Staggering stat: 56% of grocery workers want to quit
More than half — 56% — of frontline grocery store employees have plans to leave their jobs due to pandemic-induced burnout, according to a new report from the software firm Axonify.
Why it matters: The "Great Resignation" is more pronounced among frontline workers, who bore the brunt of the pandemic's dangers and demands.
- Mass resignations at grocery stores, restaurants and retailers could push those establishments to reduce hours or close for good.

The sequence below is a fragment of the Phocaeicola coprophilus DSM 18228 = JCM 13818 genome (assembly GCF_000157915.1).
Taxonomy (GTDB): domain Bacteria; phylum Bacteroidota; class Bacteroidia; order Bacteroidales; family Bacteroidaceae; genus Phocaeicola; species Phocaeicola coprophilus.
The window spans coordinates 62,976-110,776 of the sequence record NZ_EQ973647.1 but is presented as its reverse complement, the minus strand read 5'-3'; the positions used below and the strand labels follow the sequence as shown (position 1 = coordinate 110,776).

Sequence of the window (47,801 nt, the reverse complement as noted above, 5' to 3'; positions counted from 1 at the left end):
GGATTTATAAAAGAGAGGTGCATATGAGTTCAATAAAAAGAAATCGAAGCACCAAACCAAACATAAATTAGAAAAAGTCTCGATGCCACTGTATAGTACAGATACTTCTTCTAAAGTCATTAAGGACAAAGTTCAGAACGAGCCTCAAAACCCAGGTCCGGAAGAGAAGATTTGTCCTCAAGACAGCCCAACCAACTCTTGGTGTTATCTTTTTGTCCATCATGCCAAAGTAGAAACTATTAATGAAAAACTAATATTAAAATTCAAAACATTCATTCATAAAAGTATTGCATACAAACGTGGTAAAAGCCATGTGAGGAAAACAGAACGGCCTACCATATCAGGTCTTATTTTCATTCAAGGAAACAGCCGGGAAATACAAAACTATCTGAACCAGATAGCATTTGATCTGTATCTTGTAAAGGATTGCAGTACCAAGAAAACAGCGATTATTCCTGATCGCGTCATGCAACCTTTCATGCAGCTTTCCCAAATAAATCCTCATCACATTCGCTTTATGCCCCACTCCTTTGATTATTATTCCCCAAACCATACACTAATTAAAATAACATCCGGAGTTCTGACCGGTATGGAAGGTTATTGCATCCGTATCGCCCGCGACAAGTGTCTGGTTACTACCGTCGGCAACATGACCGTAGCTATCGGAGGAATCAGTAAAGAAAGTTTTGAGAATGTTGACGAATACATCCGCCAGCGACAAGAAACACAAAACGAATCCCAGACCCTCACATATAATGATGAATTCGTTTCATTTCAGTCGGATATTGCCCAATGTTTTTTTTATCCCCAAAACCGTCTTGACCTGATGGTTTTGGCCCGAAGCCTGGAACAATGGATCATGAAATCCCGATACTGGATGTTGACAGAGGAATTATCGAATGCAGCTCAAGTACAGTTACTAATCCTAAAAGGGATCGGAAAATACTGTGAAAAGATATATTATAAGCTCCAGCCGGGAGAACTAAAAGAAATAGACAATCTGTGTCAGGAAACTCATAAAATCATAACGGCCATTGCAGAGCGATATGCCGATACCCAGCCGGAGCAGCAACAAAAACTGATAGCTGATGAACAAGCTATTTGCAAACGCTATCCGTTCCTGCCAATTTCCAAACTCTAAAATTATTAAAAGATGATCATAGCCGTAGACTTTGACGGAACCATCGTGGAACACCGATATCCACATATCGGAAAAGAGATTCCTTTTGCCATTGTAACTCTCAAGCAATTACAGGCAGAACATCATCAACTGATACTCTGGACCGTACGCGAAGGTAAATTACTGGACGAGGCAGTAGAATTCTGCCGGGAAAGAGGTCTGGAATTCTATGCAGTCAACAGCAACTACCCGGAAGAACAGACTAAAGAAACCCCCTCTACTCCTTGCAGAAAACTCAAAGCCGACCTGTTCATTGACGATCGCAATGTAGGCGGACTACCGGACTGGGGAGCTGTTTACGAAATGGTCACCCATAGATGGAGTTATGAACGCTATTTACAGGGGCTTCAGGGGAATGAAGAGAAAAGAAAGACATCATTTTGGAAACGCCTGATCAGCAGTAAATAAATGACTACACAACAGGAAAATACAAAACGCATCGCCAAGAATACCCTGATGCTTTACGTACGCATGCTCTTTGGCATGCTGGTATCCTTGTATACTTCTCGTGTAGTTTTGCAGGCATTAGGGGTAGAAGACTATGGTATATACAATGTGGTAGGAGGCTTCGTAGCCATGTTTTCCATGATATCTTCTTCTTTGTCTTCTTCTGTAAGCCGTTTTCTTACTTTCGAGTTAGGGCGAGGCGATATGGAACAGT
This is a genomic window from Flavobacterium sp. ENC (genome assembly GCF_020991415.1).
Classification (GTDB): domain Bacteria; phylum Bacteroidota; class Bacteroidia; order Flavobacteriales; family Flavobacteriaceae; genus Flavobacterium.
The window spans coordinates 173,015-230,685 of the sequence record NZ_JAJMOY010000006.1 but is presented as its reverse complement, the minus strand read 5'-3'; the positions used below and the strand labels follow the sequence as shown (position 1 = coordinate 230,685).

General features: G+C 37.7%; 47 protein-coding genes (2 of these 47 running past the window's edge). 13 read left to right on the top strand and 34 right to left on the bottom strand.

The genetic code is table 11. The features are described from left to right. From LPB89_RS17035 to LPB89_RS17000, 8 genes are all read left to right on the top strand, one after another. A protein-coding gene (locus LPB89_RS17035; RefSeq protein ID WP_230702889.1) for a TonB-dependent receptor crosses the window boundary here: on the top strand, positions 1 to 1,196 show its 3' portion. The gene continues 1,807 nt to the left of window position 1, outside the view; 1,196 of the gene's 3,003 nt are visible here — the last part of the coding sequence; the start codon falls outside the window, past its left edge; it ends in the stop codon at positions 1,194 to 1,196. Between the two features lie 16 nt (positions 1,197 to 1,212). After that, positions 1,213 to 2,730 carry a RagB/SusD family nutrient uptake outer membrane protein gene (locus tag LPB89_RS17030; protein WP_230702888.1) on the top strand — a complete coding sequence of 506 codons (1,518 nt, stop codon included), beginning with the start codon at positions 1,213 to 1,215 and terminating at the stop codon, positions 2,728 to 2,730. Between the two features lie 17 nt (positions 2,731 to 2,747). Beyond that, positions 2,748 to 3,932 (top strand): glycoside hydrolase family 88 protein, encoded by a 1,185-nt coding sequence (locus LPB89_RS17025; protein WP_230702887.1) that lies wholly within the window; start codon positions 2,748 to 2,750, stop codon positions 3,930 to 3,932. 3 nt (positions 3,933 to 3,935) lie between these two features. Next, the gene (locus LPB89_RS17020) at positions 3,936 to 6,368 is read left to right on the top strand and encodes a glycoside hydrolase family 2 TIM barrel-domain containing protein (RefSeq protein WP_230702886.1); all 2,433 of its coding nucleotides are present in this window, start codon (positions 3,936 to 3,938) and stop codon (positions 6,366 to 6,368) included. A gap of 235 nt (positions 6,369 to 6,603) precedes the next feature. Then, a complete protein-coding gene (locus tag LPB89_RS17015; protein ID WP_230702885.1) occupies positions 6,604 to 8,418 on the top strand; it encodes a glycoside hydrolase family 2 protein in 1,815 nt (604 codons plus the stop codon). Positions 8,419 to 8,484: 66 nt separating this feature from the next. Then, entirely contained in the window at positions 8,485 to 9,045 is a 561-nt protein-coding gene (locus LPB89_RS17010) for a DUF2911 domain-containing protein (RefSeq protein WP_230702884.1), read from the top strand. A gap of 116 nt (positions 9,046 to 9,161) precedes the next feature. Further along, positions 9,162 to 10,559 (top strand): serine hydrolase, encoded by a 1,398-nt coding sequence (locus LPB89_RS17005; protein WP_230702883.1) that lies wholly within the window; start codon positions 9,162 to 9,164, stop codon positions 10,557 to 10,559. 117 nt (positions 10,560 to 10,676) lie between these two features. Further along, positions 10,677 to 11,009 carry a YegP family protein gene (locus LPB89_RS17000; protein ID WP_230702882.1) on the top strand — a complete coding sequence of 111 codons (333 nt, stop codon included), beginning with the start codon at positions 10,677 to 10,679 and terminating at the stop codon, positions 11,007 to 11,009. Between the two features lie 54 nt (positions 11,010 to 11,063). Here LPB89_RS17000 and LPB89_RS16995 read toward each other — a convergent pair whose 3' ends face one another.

The reasons grocery workers plan to quit include burnout (58%), poor compensation (52%) and lack of appreciation from management or peers (53%), per the survey from Axonify, which provides online training materials for frontline workers.
The bottom line: The pandemic revealed how much we rely on low-wage, frontline workers, but it also exposed the ugly ways in which these essential workers are treated by employers and consumers alike.
- Many of those quitting may be set on leaving their jobs and moving to different fields with fewer demands and more flexibility.
- If firms want to retain overtaxed workers, they'll have to bump pay and beef up benefits.